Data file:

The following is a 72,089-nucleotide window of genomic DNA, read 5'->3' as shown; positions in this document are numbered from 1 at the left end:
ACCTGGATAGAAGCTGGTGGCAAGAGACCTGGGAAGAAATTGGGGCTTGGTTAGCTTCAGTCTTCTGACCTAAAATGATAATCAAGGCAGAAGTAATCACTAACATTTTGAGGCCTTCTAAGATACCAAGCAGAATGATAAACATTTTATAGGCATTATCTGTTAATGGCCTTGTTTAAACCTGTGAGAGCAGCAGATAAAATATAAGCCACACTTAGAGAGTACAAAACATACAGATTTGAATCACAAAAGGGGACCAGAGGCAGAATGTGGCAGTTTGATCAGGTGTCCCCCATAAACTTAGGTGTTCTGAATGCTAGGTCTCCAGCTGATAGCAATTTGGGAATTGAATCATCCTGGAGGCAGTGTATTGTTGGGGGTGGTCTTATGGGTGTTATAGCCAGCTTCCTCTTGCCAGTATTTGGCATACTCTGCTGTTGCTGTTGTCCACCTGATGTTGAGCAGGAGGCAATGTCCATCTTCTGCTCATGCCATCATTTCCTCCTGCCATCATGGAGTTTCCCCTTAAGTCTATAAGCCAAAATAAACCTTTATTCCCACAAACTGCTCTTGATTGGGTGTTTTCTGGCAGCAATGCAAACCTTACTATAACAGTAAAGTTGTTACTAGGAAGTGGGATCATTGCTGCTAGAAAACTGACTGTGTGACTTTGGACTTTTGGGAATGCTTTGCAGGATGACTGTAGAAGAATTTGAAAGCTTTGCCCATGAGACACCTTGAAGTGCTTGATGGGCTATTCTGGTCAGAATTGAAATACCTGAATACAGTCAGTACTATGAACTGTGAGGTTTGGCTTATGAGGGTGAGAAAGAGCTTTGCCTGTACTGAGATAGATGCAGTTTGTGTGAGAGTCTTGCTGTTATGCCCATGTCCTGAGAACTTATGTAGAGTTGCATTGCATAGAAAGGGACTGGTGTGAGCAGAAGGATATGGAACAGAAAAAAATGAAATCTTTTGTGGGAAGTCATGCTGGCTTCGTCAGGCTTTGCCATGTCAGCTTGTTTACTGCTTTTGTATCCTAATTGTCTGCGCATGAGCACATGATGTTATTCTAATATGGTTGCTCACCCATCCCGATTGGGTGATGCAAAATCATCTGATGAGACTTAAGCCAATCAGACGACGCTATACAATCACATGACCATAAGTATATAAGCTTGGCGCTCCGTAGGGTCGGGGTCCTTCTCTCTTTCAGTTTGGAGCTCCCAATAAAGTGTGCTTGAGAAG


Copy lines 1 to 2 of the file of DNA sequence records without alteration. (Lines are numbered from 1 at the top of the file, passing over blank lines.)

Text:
The following is a 72,089-nucleotide window of genomic DNA, read 5'->3' as shown; positions in this document are numbered from 1 at the left end:
ACCTGGATAGAAGCTGGTGGCAAGAGACCTGGGAAGAAATTGGGGCTTGGTTAGCTTCAGTCTTCTGACCTAAAATGATAATCAAGGCAGAAGTAATCACTAACATTTTGAGGCCTTCTAAGATACCAAGCAGAATGATAAACATTTTATAGGCATTATCTGTTAATGGCCTTGTTTAAACCTGTGAGAGCAGCAGATAAAATATAAGCCACACTTAGAGAGTACAAAACATACAGATTTGAATCACAAAAGGGGACCAGAGGCAGAATGTGGCAGTTTGATCAGGTGTCCCCCATAAACTTAGGTGTTCTGAATGCTAGGTCTCCAGCTGATAGCAATTTGGGAATTGAATCATCCTGGAGGCAGTGTATTGTTGGGGGTGGTCTTATGGGTGTTATAGCCAGCTTCCTCTTGCCAGTATTTGGCATACTCTGCTGTTGCTGTTGTCCACCTGATGTTGAGCAGGAGGCAATGTCCATCTTCTGCTCATGCCATCATTTCCTCCTGCCATCATGGAGTTTCCCCTTAAGTCTATAAGCCAAAATAAACCTTTATTCCCACAAACTGCTCTTGATTGGGTGTTTTCTGGCAGCAATGCAAACCTTACTATAACAGTAAAGTTGTTACTAGGAAGTGGGATCATTGCTGCTAGAAAACTGACTGTGTGACTTTGGACTTTTGGGAATGCTTTGCAGGATGACTGTAGAAGAATTTGAAAGCTTTGCCCATGAGACACCTTGAAGTGCTTGATGGGCTATTCTGGTCAGAATTGAAATACCTGAATACAGTCAGTACTATGAACTGTGAGGTTTGGCTTATGAGGGTGAGAAAGAGCTTTGCCTGTACTGAGATAGATGCAGTTTGTGTGAGAGTCTTGCTGTTATGCCCATGTCCTGAGAACTTATGTAGAGTTGCATTGCATAGAAAGGGACTGGTGTGAGCAGAAGGATATGGAACAGAAAAAAATGAAATCTTTTGTGGGAAGTCATGCTGGCTTCGTCAGGCTTTGCCATGTCAGCTTGTTTACTGCTTTTGTATCCTAATTGTCTGCGCATGAGCACATGATGTTATTCTAATATGGTTGCTCACCCATCCCGATTGGGTGATGCAAAATCATCTGATGAGACTTAAGCCAATCAGACGACGCTATACAATCACATGACCATAAGTATATAAGCTTGGCGCTCCGTAGGGTCGGGGTCCTTCTCTCTTTCAGTTTGGAGCTCCCAATAAAGTGTGCTTGAGAAG